After the success of Born to Run, Springsteen was put in a situation where many have failed before. How do you follow-up a hit and in the case of Born to Run, a massive one? Darkness on the Edge of Town was the answer. And as Bruce himself hints in the liner notes to The Promise, if it wasn’t for what ultimately became Darkness… we might not be talking about this right now. But between those two records was a story that many couldn’t fully understand until now. The Promise tells that story within these songs. A collection of 21 songs that were recorded during the Darkness sessions, but ultimately did not make and cut, until now.
The songs on The Promise speak for themselves. It’s a wealth of upbeat, joyous material that didn’t fit the mood and texture of Darkness. The double-disc set features previously unreleased gems like “Save My Love”, and songs where we find familiar Springsteen characters like in “Candy’s Boy”. But there are moments on The Promise that you could envision on Darkness, songs like “Because the Night” which Springsteen penned and turned into a hit for Patti Smith. And of course, the title track which is one of those unique relationship songs between the songwriter and the song itself.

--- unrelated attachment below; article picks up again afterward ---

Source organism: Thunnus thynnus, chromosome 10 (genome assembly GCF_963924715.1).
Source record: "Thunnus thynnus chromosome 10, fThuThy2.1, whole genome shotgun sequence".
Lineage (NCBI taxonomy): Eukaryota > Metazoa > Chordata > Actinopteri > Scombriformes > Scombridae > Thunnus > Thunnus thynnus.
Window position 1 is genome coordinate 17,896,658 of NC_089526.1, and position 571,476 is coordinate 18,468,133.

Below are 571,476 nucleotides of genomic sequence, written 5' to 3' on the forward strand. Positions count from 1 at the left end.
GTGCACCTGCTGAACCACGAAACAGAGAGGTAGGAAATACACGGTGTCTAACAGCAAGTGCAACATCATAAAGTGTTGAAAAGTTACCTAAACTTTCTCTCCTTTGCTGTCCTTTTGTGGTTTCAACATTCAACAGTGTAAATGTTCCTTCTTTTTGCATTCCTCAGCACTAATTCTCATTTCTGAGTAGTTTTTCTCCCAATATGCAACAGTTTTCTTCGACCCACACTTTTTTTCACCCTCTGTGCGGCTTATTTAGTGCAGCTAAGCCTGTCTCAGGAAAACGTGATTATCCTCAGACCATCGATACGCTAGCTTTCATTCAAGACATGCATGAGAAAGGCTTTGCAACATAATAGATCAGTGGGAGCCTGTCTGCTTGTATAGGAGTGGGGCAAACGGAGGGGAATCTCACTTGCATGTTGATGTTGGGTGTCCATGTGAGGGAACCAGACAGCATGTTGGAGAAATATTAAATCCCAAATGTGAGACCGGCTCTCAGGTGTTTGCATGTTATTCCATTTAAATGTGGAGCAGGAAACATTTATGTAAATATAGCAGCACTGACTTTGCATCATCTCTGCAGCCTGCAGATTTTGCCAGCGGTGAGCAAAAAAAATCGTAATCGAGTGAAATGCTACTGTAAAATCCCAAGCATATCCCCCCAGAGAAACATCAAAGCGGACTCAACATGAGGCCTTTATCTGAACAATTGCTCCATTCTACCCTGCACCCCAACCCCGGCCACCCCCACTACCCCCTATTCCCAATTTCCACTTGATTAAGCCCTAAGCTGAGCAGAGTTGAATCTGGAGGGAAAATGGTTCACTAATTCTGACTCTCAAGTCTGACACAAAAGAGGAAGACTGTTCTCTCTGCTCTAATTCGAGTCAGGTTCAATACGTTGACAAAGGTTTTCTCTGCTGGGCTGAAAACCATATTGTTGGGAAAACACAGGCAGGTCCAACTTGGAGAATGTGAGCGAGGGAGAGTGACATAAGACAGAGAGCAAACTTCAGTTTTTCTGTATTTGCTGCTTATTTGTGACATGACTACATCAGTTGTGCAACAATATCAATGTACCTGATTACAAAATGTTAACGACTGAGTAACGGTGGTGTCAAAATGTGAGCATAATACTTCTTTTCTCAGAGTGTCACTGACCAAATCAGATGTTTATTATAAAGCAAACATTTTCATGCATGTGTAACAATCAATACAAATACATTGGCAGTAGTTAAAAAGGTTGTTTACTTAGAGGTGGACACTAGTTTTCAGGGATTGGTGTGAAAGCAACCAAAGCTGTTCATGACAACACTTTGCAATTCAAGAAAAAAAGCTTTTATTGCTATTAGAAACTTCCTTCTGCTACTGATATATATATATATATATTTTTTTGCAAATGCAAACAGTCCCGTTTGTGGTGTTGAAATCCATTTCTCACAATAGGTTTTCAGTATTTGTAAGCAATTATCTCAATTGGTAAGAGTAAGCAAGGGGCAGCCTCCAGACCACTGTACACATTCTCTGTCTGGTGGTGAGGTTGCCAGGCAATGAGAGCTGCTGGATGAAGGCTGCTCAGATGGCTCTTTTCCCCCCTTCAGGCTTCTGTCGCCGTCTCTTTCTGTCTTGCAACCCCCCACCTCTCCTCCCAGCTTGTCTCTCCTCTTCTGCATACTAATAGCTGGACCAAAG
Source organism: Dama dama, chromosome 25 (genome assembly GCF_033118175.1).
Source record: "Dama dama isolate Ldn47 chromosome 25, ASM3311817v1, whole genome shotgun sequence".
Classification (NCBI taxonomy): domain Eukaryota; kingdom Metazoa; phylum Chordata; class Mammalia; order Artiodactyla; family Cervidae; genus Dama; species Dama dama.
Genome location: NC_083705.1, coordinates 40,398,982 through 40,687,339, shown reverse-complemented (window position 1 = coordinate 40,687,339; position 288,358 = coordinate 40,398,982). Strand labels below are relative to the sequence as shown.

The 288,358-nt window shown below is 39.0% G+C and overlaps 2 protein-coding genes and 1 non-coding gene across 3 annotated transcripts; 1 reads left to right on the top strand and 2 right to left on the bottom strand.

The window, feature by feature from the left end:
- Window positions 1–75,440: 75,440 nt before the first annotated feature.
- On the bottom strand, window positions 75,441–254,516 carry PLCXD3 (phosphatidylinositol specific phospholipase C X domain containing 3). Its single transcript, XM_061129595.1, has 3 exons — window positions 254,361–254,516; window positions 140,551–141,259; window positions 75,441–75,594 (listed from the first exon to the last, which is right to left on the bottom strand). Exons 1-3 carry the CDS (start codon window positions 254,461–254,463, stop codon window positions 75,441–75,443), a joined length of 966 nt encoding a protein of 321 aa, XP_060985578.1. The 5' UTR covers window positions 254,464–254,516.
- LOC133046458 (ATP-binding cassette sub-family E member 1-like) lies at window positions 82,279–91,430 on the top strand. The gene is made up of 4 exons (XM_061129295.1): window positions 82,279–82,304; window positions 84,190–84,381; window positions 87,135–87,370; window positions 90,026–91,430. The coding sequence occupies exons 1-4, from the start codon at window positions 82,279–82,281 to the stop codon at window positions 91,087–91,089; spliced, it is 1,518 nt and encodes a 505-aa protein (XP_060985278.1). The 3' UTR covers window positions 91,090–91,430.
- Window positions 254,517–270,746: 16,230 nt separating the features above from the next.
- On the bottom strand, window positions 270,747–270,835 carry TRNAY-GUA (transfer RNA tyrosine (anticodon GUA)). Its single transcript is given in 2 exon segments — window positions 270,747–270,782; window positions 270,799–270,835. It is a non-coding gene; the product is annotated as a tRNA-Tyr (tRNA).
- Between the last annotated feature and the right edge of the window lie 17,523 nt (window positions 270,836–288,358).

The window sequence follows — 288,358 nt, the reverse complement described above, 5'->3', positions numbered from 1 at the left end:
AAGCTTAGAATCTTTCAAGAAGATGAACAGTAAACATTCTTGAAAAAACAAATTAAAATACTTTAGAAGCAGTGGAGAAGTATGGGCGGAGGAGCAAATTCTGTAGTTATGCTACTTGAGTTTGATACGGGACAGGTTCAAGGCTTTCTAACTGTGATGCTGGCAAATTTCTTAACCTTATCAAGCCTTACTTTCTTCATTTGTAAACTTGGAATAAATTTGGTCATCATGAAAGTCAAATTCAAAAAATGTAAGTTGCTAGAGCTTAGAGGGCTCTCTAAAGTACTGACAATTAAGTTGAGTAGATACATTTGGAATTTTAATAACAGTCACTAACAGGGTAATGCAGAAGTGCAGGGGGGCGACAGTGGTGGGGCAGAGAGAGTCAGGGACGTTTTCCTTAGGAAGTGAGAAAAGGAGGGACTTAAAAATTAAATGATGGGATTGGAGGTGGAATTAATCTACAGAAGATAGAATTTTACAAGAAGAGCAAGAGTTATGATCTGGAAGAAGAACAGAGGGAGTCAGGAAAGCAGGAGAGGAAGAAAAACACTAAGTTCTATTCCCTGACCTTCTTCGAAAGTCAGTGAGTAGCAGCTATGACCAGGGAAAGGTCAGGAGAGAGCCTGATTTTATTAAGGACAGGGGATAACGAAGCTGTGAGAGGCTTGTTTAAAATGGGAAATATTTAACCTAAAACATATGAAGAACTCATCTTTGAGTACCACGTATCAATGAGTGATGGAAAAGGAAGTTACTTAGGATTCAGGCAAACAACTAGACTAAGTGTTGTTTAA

And that all leads to what The Promise ultimately exposes. By getting a look at the cutting room floor, we get to fully experience Springsteen’s artistic vision for Darkness on the Edge of Town. The vision was to create a cohesive musical album. Simply stated, but not always achieved. And it’s a rarity in modern music for a songwriter to potentially compromise commercial success for artistic integrity. While some may have viewed it as a gamble, it’s certainly one that paid of and the case is proven with The Promise.